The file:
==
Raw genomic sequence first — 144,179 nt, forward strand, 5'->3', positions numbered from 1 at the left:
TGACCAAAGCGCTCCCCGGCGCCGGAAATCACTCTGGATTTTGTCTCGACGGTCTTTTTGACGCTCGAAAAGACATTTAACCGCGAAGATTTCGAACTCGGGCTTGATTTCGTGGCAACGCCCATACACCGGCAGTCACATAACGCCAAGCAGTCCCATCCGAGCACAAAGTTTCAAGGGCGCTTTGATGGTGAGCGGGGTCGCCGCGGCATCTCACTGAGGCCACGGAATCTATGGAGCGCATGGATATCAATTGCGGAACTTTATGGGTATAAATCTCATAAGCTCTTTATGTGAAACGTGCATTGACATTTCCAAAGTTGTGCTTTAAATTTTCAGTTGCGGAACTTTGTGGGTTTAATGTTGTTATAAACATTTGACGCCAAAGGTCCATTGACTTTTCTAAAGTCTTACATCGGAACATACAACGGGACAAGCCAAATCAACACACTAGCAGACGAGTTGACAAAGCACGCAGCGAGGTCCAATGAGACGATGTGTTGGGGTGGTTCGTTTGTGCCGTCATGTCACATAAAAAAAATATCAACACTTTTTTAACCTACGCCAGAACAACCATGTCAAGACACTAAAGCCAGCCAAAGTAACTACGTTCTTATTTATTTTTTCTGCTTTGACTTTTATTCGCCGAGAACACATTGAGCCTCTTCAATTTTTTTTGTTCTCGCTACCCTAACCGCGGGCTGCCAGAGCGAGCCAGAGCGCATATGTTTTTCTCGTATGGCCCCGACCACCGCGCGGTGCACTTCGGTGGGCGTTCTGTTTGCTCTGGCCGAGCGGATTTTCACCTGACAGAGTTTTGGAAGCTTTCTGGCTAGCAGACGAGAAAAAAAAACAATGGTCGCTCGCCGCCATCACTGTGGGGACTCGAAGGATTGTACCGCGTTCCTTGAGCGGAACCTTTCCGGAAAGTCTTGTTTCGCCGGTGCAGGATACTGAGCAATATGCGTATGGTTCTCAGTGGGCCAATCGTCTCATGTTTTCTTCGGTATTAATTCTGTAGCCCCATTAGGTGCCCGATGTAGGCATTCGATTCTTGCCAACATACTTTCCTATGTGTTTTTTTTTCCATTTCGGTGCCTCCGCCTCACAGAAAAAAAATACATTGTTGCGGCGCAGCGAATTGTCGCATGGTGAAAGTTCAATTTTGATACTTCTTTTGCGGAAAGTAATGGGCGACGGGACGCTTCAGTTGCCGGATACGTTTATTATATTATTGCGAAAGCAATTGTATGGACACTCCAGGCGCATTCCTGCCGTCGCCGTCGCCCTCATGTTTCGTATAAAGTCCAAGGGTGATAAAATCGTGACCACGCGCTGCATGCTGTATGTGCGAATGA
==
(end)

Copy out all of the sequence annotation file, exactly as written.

Raw genomic sequence first — 144,179 nt, forward strand, 5'->3', positions numbered from 1 at the left:
TGACCAAAGCGCTCCCCGGCGCCGGAAATCACTCTGGATTTTGTCTCGACGGTCTTTTTGACGCTCGAAAAGACATTTAACCGCGAAGATTTCGAACTCGGGCTTGATTTCGTGGCAACGCCCATACACCGGCAGTCACATAACGCCAAGCAGTCCCATCCGAGCACAAAGTTTCAAGGGCGCTTTGATGGTGAGCGGGGTCGCCGCGGCATCTCACTGAGGCCACGGAATCTATGGAGCGCATGGATATCAATTGCGGAACTTTATGGGTATAAATCTCATAAGCTCTTTATGTGAAACGTGCATTGACATTTCCAAAGTTGTGCTTTAAATTTTCAGTTGCGGAACTTTGTGGGTTTAATGTTGTTATAAACATTTGACGCCAAAGGTCCATTGACTTTTCTAAAGTCTTACATCGGAACATACAACGGGACAAGCCAAATCAACACACTAGCAGACGAGTTGACAAAGCACGCAGCGAGGTCCAATGAGACGATGTGTTGGGGTGGTTCGTTTGTGCCGTCATGTCACATAAAAAAAATATCAACACTTTTTTAACCTACGCCAGAACAACCATGTCAAGACACTAAAGCCAGCCAAAGTAACTACGTTCTTATTTATTTTTTCTGCTTTGACTTTTATTCGCCGAGAACACATTGAGCCTCTTCAATTTTTTTTGTTCTCGCTACCCTAACCGCGGGCTGCCAGAGCGAGCCAGAGCGCATATGTTTTTCTCGTATGGCCCCGACCACCGCGCGGTGCACTTCGGTGGGCGTTCTGTTTGCTCTGGCCGAGCGGATTTTCACCTGACAGAGTTTTGGAAGCTTTCTGGCTAGCAGACGAGAAAAAAAAACAATGGTCGCTCGCCGCCATCACTGTGGGGACTCGAAGGATTGTACCGCGTTCCTTGAGCGGAACCTTTCCGGAAAGTCTTGTTTCGCCGGTGCAGGATACTGAGCAATATGCGTATGGTTCTCAGTGGGCCAATCGTCTCATGTTTTCTTCGGTATTAATTCTGTAGCCCCATTAGGTGCCCGATGTAGGCATTCGATTCTTGCCAACATACTTTCCTATGTGTTTTTTTTTCCATTTCGGTGCCTCCGCCTCACAGAAAAAAAATACATTGTTGCGGCGCAGCGAATTGTCGCATGGTGAAAGTTCAATTTTGATACTTCTTTTGCGGAAAGTAATGGGCGACGGGACGCTTCAGTTGCCGGATACGTTTATTATATTATTGCGAAAGCAATTGTATGGACACTCCAGGCGCATTCCTGCCGTCGCCGTCGCCCTCATGTTTCGTATAAAGTCCAAGGGTGATAAAATCGTGACCACGCGCTGCATGCTGTATGTGCGAATGA